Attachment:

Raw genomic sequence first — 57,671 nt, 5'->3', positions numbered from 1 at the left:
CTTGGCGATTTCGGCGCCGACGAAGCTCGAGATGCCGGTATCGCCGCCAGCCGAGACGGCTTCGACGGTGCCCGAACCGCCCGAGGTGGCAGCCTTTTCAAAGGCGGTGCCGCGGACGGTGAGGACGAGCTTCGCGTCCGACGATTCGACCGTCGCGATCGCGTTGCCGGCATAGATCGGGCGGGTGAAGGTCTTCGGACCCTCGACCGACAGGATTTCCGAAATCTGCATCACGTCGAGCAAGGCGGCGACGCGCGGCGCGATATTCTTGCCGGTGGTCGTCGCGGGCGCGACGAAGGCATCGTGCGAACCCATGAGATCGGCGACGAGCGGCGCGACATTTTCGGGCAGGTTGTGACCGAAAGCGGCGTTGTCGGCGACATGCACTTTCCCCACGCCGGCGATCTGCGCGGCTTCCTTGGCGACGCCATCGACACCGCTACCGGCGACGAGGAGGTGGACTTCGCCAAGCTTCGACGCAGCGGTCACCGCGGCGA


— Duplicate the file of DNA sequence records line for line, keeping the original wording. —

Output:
Raw genomic sequence first — 57,671 nt, 5'->3', positions numbered from 1 at the left:
CTTGGCGATTTCGGCGCCGACGAAGCTCGAGATGCCGGTATCGCCGCCAGCCGAGACGGCTTCGACGGTGCCCGAACCGCCCGAGGTGGCAGCCTTTTCAAAGGCGGTGCCGCGGACGGTGAGGACGAGCTTCGCGTCCGACGATTCGACCGTCGCGATCGCGTTGCCGGCATAGATCGGGCGGGTGAAGGTCTTCGGACCCTCGACCGACAGGATTTCCGAAATCTGCATCACGTCGAGCAAGGCGGCGACGCGCGGCGCGATATTCTTGCCGGTGGTCGTCGCGGGCGCGACGAAGGCATCGTGCGAACCCATGAGATCGGCGACGAGCGGCGCGACATTTTCGGGCAGGTTGTGACCGAAAGCGGCGTTGTCGGCGACATGCACTTTCCCCACGCCGGCGATCTGCGCGGCTTCCTTGGCGACGCCATCGACACCGCTACCGGCGACGAGGAGGTGGACTTCGCCAAGCTTCGACGCAGCGGTCACCGCGGCGA